Estonia is home to several crypto-related businesses. The country offers fair regulations, a favourable business environment and a unique tax regime. Further, almost every aspect of establishing and managing an Estonian company can be done entirely online, from anywhere in the world, thanks to the e-residency programme. From the 1st of July 2020, with the new Estonian AML Act, a few things will change.
The Estonian Financial Intelligence Unit (FIU) is the body who is responsible for licensing the crypto-companies in the country. According to the Estonian Ministry of Economic Affairs and Communications, as of the 31st of May 2020, FIU has granted more than 1,700 virtual currency-related licenses.
The long-announced amendments to the Money Laundering and Terrorist Financing Prevention Act have been passed at the end of 2019 and came into force in March this year, and affect both the companies that apply for a license and those whose license has been granted under the previous regime.
Here we answer some of the most frequently asked questions on the new Estonian AML Act.
FAQ on the new Estonian AML Act
Are still issued two separate licenses? One to operate as a virtual currency wallet service provider and one to operate as a virtual currency exchange?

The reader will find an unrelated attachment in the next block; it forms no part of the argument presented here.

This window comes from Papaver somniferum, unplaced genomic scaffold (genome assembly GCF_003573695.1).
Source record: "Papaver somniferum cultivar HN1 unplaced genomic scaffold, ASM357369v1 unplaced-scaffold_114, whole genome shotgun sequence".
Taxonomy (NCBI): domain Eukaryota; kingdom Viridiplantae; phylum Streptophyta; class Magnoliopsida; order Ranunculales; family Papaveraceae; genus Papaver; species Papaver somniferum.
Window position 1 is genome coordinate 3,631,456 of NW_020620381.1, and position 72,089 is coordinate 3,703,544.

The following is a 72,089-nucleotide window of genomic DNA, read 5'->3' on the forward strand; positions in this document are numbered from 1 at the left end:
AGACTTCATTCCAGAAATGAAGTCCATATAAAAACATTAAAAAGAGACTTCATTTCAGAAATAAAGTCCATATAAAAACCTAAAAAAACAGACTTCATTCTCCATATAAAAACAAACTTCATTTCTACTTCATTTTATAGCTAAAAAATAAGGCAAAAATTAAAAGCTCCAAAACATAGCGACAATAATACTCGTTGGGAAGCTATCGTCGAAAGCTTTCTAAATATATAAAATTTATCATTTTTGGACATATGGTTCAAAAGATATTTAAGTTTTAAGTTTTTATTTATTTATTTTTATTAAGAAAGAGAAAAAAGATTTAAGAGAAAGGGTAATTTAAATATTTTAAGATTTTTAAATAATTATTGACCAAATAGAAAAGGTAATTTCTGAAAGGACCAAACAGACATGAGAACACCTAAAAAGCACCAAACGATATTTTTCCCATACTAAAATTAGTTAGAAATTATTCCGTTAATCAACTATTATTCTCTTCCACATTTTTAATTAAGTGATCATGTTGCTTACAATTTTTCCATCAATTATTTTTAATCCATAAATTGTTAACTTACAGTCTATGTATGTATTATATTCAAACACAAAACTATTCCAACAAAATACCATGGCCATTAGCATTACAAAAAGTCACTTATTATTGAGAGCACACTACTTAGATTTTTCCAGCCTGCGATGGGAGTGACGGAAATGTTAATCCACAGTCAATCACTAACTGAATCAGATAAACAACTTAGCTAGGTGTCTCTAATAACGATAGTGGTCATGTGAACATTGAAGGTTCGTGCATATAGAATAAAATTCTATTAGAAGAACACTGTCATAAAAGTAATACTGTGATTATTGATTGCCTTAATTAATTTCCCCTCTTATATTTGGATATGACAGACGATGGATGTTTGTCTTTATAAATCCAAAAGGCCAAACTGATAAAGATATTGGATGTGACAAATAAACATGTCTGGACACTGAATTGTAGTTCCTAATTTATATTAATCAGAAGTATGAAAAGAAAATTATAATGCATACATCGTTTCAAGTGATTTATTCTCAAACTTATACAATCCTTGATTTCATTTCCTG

No. Under the new regulatory framework, FIU grants a “Virtual currency service provider” license, that merges the existing forms of the licenses into a single one.
What’s the timeframe to get a license?
Under the previous regime, the application processing time limit was 30 working days. Now, FIU must make a decision within 60 working days, and can be extended to up to 120 days.
What’s the deadline for complying with the new requirements?
Companies who have licenses will have a transition period until the 1st of July 2020 to implement the upcoming changes.
What’s the minimum share capital requirement for a virtual currency service provider?
The share capital minimum has been increased to 12,000 euros (instead of the standard 2,500 euros for an Estonian LLC.) The share capital must also be fully paid by the shareholders.
Is a bank account necessary for obtaining or maintaining a license?
The company must provide FIU with the list of payment accounts kept in its name, along with each payment account’s unique feature and the account manager’s name.
Can an Estonian virtual currency service provider be managed by foreigners?
Under the new law, the management of the company must reside in Estonia. This means that at least one of the members of the board is an Estonian resident.
Can an Estonian virtual currency service provider be owned by foreigners?
Yes. The entire share capital of the company can be owned by foreigners.
Take part in our webinar
Do you want to find out more about the new Estonian AML Act? We talked about the new regulations and their impact on new and existing crypto businesses during a webinar, on the 4th of June. If you missed it, you can watch its recording below.